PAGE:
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University of Southern California
University of Southern California
USC Chan Division of Occupational Science and Occupational Therapy
USC Chan Division of Occupational Science and Occupational Therapy
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What I wish I knew before taking the “Foundations” courses: Part 1


June 18, 2021

Classes Life Hacks

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Throughout my Junior year, I took the four “Foundations” for occupational therapy courses: Occupation, Kinesiology, Neuroscience, and Creativity, Craft and Activity Analysis. These were some of my favorite classes because I got to know my future professors, I spent more time with the 12 students in my cohort, and I learned material that will support me in my future career as an OT.

By the time this blog is up, the Entry-Level MA students will be finishing their first week of classes, and as some of you may know, they are taking the same four Foundations courses that the BS-MA students took this past year! So, fellow future classmates, this blog is for you 😊 . I’ll be writing tips and advice for each class so keep reading if you want some pointers!

Disclaimer: I’m not sure if the structure of the summer classes is the same as the classes I took. Hopefully it is but if not, I hope you can still gain something helpful from this blog!

Foundations: Kinesiology
In my opinion, Kinesiology was the most challenging Foundations course BUT at the same time it was the class I gained the most from. If you loved anatomy, I think you will enjoy this class as well!

  • Tip #1: Use the “Complete Anatomy” app to study

If you don’t have this app already, sign into your USC email and click this link: https://libguides.usc.edu/c.php?g=293713&p=1956412. It will give you access to a FREE lifetime membership to Complete Anatomy! This app is great because it allows you to isolate each muscle and watch them in motion. Seeing how the muscles shortened and lengthened really helped me form a better understanding of the function of each muscle, which in turn helped me memorize the prime actions!

  • Tip #2: Get up and move during the test!

Although a normal professor would not appreciate their students standing up and moving around during an exam, Dr. Sopkin encouraged the exact opposite! During the tests, it was SO helpful to act out the different actions of each muscle with my own body. For example, if I couldn’t remember the actions of my anterior deltoid, I would just swing my arm around and note which movements required the use of that muscle.  I believe your professor is Dr. Rafeedie this summer, but I think she will also encourage you to do the same.

  • Tip# 3: Make empty muscle charts

Pretty soon, all of you will be very familiar with the term “muscle charts”. Once you get these charts, I recommend organizing them by unit, and making a blank version of each chart in Google Docs. When it’s time to study for the exam, pull out your empty muscle charts and fill them in until you can do it from memory. Although the amount of content you need to memorize seems intimidating, if you start memorizing the muscle charts as soon as you get them, you will do just fine.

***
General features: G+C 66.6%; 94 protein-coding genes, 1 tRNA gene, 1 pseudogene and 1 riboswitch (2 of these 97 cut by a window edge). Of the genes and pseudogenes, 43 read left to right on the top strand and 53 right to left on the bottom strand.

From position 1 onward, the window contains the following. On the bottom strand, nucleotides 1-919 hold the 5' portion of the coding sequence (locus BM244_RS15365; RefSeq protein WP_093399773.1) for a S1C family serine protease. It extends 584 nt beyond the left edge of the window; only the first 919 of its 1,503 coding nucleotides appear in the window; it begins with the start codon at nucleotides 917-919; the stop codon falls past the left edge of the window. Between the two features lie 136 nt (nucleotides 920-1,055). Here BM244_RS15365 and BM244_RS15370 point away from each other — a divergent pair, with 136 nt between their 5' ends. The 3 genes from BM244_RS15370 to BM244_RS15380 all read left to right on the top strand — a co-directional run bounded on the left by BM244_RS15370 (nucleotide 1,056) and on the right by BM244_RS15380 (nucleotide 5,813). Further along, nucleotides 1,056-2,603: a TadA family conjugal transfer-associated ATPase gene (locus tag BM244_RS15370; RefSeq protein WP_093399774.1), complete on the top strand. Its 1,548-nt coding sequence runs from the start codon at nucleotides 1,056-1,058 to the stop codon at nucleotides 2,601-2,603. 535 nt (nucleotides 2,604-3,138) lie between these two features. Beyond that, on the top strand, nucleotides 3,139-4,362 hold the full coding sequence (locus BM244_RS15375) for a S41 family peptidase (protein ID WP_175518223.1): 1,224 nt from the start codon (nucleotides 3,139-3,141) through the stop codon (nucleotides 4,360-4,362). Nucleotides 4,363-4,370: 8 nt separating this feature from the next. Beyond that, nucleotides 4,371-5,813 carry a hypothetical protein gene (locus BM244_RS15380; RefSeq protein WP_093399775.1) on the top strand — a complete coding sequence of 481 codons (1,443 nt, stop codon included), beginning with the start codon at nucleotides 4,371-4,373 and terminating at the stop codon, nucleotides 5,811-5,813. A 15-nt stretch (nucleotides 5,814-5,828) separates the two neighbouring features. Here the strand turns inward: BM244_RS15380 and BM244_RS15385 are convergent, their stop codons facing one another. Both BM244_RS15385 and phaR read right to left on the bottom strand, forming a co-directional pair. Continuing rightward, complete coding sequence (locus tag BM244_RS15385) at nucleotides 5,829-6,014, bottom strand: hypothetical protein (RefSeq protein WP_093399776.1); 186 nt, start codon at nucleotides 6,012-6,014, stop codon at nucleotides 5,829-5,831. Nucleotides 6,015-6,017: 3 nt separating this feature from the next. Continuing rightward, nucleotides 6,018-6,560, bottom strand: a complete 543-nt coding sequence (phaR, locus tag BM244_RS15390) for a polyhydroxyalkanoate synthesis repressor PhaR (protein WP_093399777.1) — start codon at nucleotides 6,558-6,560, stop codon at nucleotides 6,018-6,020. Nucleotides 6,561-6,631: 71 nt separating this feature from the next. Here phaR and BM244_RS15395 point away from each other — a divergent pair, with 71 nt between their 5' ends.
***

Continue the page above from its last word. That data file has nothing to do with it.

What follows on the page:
• Tip # 4: Create acronyms for force couples

Sooner or later, you will learn about force couples, and these can be hard to remember at times, especially when there are multiple in each unit. Acronyms always make memorizing easier for me. Here’s one acronym I made that I remember off the top of my head: SLT (Some Lettuce and Tomatoes). S=Subscapularis, L=Latissimus dorsi, T=Teres major. Together, these muscles aDduct the shoulder. How I remembered this force couple was: AD(d) Some Lettuce and Tomatoes. Lol.

Foundations: Occupation
For everyone who loves history, this class might be your favorite! Being completely honest, this class wasn’t as stressful as Kines. It is largely discussion based, and I was a history nerd in high school so this class was right up my alley.

  • Tip #1: Start making a “timeline”

I apologize in advance if you do not have to make a timeline at the end of the summer, but I would start taking notes on 1-2 important figures in each chapter and 1-2 important events. These are facts that you should be writing down regardless, but taking these notes may just help you get a head start on your final project.

  • Tip #2: Use the app “Speechify”

If you watched my Instagram takeover a while back, you probably heard me talk about the text-to-speech app, “Speechify”! When I was in Foundations: Occupations, we had a lot of heavy reading. I can’t lie, long and dense readings take me forever to complete because I somehow always manage to read without processing anything. As a result, I have to go back and read the same sentence over and over again until I can comprehend it. When I discovered Speechify, I was able to get through the reedings a lot faster! I am an auditory learner, so listening to the readings made it much easier for me to stay focused.

This blog is getting long so I’ll have to make 2 parts! Come back next Friday for more tips; I’ll be talking about Neuroscience and Creativity, Craft and Activity Analysis!